Many people are used to working from home, but for others, transitioning to a virtual workplace during this coronavirus shutdown is challenging.
I reached out to my universe of career experts for some advice on ways people who have never worked virtually can be productive, and how their supervisors can help them successfully contribute from home during the crisis at hand. Almost everyone mentioned getting dressed as if you’re going into your office, maintaining a regular schedule, and setting up a dedicated work space as tasks to tackle when working remotely. As Blake Stockton, a business analyst with FitSmallBusiness.com, said, “My biggest challenge when transitioning to working at home was focus and productivity. The options for procrastination are endless.”
So, what can you do beyond those basics to keep work flowing? Here are a few suggestions from industry pros:
Protect your data
“You may be safer from coronavirus/COVID-19 at home, but company data likely is not,” said Jonathan Stone, CTO at Kelser Corp., an IT consulting firm in Glastonbury, Connecticut.
“It’s important not to save sensitive information to a personal PC,” he said. “Be careful not to email sensitive info that you normally wouldn’t transmit via email. If you have to email a sensitive file, delete the email afterward in case your account ever becomes compromised. If a co-worker asks you to email something sensitive, call them to double check the request is real. This is always a good idea, but especially important with a remote team.”
Up your technology game
Having to use outdated technology is a top driver of discontentment for remote workers, according to Desiree Carpenter, an HR professional at National Business Furniture, a company that helps remote workers set up their spaces. “Work with your employer to ensure you have everything you need to do your job remotely,” say Carpenter.
Technology to consider includes Evernote or Trello for creating shareable lists, and SharePoint, Microsoft Lync and GoToMeeting — all things that “enable teams to work cooperatively no matter how far apart they are,” she said. “When connection to multiple devices is key, consider streamlining with a USB hub which provides additional ports.”
Find an accountability partner
This can be a friend or co-worker from the same or even completely different fields, said Lauren Milligan, a career advancement coach and resume writer at ResuMAYDAY, who has worked from a home office since 2001.
“You and your partner will schedule formal calls — phone, Skype, Zoom, it doesn’t matter — at least once a week,” Milligan said. “You’ll commit to completing specific activities every week, and then report your progress to your partner on the next call.”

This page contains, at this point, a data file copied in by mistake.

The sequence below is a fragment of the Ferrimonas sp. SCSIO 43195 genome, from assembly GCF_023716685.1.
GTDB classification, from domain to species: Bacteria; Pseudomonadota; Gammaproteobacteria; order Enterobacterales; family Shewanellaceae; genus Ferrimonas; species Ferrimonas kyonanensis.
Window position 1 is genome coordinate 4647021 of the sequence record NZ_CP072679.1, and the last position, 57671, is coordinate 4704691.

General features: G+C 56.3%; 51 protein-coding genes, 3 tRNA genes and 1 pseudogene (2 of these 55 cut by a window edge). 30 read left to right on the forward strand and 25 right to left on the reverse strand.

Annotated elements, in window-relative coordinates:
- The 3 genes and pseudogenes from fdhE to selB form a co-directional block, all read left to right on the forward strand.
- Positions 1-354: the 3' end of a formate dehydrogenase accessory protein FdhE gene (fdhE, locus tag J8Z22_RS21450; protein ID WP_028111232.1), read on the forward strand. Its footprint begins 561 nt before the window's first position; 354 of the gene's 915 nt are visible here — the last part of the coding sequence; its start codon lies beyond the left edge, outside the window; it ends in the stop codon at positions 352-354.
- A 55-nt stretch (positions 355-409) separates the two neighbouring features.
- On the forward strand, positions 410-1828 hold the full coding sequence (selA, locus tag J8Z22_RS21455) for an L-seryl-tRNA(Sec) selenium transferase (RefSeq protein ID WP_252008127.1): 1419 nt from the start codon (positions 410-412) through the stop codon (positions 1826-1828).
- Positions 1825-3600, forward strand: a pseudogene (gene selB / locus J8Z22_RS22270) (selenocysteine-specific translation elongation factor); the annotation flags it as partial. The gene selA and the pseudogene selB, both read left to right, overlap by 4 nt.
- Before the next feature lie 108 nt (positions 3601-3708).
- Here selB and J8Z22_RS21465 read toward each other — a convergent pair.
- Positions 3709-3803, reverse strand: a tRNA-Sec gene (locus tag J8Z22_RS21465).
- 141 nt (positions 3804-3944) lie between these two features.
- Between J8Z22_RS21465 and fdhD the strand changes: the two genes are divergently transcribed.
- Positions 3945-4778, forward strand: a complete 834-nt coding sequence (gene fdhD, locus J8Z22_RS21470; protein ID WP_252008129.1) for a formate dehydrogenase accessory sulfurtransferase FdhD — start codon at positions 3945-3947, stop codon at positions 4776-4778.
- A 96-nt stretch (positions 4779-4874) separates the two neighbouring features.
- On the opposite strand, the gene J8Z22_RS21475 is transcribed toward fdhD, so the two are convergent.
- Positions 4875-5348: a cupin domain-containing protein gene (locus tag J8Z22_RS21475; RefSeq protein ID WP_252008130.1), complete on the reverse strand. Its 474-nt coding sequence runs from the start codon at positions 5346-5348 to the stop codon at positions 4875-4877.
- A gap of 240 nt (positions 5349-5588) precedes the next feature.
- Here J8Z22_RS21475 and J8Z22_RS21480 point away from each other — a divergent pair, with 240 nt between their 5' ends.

To be successful, both people must be committed to the process, pledge to make everything discussed during calls 100% confidential, and agree that each call will be divided evenly.
Use the Pomodoro Technique
Stockton of FitSmallBusiness.com said this technique helped him surpass the amount of work done at the office. “It’s very simple to follow. Work for 25 minutes, and then take a 5-minute break,” he said. “Repeat four times, then take a 30-minute break. If possible, turn off all electronics and notifications during the 25-minute period.” Using a tool like TomatoTimers — which Stockton describes as “a great tool to track your work time” — can help.
Tips for supervisors:
Schedule one-on-one check-in meetings
Stockton suggests doing this with every employee at least a few times a week. “It may seem formal to schedule these types of meetings, but one office aspect that is missed with virtual work is the ‘water cooler talk,’” he said.
“There won’t be any casual moments throughout the day to talk to employees and build a personal relationship with them. The one-on-one meetings don’t have to be long — 10 minutes may be enough. Use the meetings to discuss work or simply personal things going on in the employees’ lives.”
Borrow some ideas
Life insurance agency Haven Life, for example, recently shifted its 250-plus team members to work-from-home status. Janna Mullane, head of people and culture, said the company now uses Google Hangouts for all meetings, tries to use video to increase connectivity with others, and updates calendar settings so every meeting automatically includes a Google Hangouts link. Haven also has increased company-wide meetings to weekly instead of monthly and sends a weekly newsletter so everyone can keep tabs on organizational news.
“As a fast-growing start-up, the People and Culture team wanted to ensure employees could still feel a sense of the company’s unique culture,” Mullane explains. And that means supervisors recognize and lean into the challenges their employees face.
“Normalizing kids/partners/pets talking over each other and getting interrupted — it’s going to happen!” said Mullane, who said Haven is also “hosting fun activities such as a pet happy hour, where we video in and byob+p — bring your own beverage and pet.”
And then there’s this light-hearted look at how Amica, a Canadian senior lifestyle homes provider, has taken the opportunity to use remote working as a means of bringing their team together.
“This has involved things like taking group lunches together via video calls and doing weekly ‘Cribs’ sessions, where a new staff member tours the rest of the team around their home — just like the old days of MTV,” a company spokesperson said.
Kathleen Furore is a Chicago-based writer and editor who has covered personal finance and other business-related topics for a variety of publications. Email her your career questions at firstname.lastname@example.org.
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